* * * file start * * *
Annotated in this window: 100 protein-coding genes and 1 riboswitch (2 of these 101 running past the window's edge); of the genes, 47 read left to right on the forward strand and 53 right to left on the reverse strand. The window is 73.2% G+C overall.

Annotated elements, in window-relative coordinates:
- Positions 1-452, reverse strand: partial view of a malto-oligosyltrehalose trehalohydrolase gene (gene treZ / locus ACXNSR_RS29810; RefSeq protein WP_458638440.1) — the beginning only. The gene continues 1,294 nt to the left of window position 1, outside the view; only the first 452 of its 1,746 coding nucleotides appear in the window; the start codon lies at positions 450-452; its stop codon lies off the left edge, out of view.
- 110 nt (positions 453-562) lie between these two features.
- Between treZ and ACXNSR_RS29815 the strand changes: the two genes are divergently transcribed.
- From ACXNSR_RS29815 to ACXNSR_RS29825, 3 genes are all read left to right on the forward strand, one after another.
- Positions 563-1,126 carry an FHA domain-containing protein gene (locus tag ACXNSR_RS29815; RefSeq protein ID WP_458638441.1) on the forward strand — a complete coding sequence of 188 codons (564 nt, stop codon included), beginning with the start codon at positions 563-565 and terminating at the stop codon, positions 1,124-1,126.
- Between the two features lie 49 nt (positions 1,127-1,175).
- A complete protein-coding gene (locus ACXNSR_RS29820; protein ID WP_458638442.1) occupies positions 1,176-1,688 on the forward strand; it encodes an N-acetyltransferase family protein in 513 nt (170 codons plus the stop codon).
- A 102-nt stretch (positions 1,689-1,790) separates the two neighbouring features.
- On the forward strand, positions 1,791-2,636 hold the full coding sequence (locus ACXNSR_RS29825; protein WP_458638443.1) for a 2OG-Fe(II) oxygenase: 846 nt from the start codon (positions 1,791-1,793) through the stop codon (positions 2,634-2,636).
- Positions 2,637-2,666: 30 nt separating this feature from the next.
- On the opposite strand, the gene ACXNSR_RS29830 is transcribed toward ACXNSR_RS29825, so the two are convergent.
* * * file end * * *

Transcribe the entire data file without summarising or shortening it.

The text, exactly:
Annotated in this window: 100 protein-coding genes and 1 riboswitch (2 of these 101 running past the window's edge); of the genes, 47 read left to right on the forward strand and 53 right to left on the reverse strand. The window is 73.2% G+C overall.

Annotated elements, in window-relative coordinates:
- Positions 1-452, reverse strand: partial view of a malto-oligosyltrehalose trehalohydrolase gene (gene treZ / locus ACXNSR_RS29810; RefSeq protein WP_458638440.1) — the beginning only. The gene continues 1,294 nt to the left of window position 1, outside the view; only the first 452 of its 1,746 coding nucleotides appear in the window; the start codon lies at positions 450-452; its stop codon lies off the left edge, out of view.
- 110 nt (positions 453-562) lie between these two features.
- Between treZ and ACXNSR_RS29815 the strand changes: the two genes are divergently transcribed.
- From ACXNSR_RS29815 to ACXNSR_RS29825, 3 genes are all read left to right on the forward strand, one after another.
- Positions 563-1,126 carry an FHA domain-containing protein gene (locus tag ACXNSR_RS29815; RefSeq protein ID WP_458638441.1) on the forward strand — a complete coding sequence of 188 codons (564 nt, stop codon included), beginning with the start codon at positions 563-565 and terminating at the stop codon, positions 1,124-1,126.
- Between the two features lie 49 nt (positions 1,127-1,175).
- A complete protein-coding gene (locus ACXNSR_RS29820; protein ID WP_458638442.1) occupies positions 1,176-1,688 on the forward strand; it encodes an N-acetyltransferase family protein in 513 nt (170 codons plus the stop codon).
- A 102-nt stretch (positions 1,689-1,790) separates the two neighbouring features.
- On the forward strand, positions 1,791-2,636 hold the full coding sequence (locus ACXNSR_RS29825; protein WP_458638443.1) for a 2OG-Fe(II) oxygenase: 846 nt from the start codon (positions 1,791-1,793) through the stop codon (positions 2,634-2,636).
- Positions 2,637-2,666: 30 nt separating this feature from the next.
- On the opposite strand, the gene ACXNSR_RS29830 is transcribed toward ACXNSR_RS29825, so the two are convergent.